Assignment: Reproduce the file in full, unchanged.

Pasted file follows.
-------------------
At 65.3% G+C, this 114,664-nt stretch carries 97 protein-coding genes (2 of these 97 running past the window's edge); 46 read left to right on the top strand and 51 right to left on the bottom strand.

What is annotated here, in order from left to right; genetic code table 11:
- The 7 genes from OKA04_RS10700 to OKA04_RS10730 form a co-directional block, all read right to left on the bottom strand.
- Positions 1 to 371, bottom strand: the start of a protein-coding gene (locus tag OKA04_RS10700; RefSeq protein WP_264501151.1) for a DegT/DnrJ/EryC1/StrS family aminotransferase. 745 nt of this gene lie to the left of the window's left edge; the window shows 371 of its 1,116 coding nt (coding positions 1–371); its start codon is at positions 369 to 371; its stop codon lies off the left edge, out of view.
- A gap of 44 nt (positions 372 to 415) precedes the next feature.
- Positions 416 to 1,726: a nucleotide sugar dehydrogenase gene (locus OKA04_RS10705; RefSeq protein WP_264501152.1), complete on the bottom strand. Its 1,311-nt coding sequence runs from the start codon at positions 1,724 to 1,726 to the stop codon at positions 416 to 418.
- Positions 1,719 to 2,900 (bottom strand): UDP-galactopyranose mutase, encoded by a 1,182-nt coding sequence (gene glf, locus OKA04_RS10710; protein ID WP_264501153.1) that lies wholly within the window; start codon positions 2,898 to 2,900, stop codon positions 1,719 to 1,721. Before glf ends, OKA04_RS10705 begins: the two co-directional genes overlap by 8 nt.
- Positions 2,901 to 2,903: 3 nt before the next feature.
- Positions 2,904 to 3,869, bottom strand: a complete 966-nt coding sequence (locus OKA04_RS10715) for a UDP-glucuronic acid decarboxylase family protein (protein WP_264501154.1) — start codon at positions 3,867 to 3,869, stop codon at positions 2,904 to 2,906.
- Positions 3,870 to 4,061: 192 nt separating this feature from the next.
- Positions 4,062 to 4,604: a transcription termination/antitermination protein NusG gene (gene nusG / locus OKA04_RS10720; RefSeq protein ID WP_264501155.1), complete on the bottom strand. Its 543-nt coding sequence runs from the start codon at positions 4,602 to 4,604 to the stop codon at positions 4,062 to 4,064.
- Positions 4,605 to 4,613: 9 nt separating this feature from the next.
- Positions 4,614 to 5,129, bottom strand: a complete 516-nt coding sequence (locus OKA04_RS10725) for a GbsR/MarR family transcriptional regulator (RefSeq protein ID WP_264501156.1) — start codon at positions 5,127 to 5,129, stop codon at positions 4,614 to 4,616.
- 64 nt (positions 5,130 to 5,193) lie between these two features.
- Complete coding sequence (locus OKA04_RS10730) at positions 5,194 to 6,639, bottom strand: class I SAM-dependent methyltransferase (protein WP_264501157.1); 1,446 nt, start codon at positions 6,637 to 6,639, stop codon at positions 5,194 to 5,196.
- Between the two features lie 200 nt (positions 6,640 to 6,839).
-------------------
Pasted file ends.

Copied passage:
At 65.3% G+C, this 114,664-nt stretch carries 97 protein-coding genes (2 of these 97 running past the window's edge); 46 read left to right on the top strand and 51 right to left on the bottom strand.

What is annotated here, in order from left to right; genetic code table 11:
- The 7 genes from OKA04_RS10700 to OKA04_RS10730 form a co-directional block, all read right to left on the bottom strand.
- Positions 1 to 371, bottom strand: the start of a protein-coding gene (locus tag OKA04_RS10700; RefSeq protein WP_264501151.1) for a DegT/DnrJ/EryC1/StrS family aminotransferase. 745 nt of this gene lie to the left of the window's left edge; the window shows 371 of its 1,116 coding nt (coding positions 1–371); its start codon is at positions 369 to 371; its stop codon lies off the left edge, out of view.
- A gap of 44 nt (positions 372 to 415) precedes the next feature.
- Positions 416 to 1,726: a nucleotide sugar dehydrogenase gene (locus OKA04_RS10705; RefSeq protein WP_264501152.1), complete on the bottom strand. Its 1,311-nt coding sequence runs from the start codon at positions 1,724 to 1,726 to the stop codon at positions 416 to 418.
- Positions 1,719 to 2,900 (bottom strand): UDP-galactopyranose mutase, encoded by a 1,182-nt coding sequence (gene glf, locus OKA04_RS10710; protein ID WP_264501153.1) that lies wholly within the window; start codon positions 2,898 to 2,900, stop codon positions 1,719 to 1,721. Before glf ends, OKA04_RS10705 begins: the two co-directional genes overlap by 8 nt.
- Positions 2,901 to 2,903: 3 nt before the next feature.
- Positions 2,904 to 3,869, bottom strand: a complete 966-nt coding sequence (locus OKA04_RS10715) for a UDP-glucuronic acid decarboxylase family protein (protein WP_264501154.1) — start codon at positions 3,867 to 3,869, stop codon at positions 2,904 to 2,906.
- Positions 3,870 to 4,061: 192 nt separating this feature from the next.
- Positions 4,062 to 4,604: a transcription termination/antitermination protein NusG gene (gene nusG / locus OKA04_RS10720; RefSeq protein ID WP_264501155.1), complete on the bottom strand. Its 543-nt coding sequence runs from the start codon at positions 4,602 to 4,604 to the stop codon at positions 4,062 to 4,064.
- Positions 4,605 to 4,613: 9 nt separating this feature from the next.
- Positions 4,614 to 5,129, bottom strand: a complete 516-nt coding sequence (locus OKA04_RS10725) for a GbsR/MarR family transcriptional regulator (RefSeq protein ID WP_264501156.1) — start codon at positions 5,127 to 5,129, stop codon at positions 4,614 to 4,616.
- 64 nt (positions 5,130 to 5,193) lie between these two features.
- Complete coding sequence (locus OKA04_RS10730) at positions 5,194 to 6,639, bottom strand: class I SAM-dependent methyltransferase (protein WP_264501157.1); 1,446 nt, start codon at positions 6,637 to 6,639, stop codon at positions 5,194 to 5,196.
- Between the two features lie 200 nt (positions 6,640 to 6,839).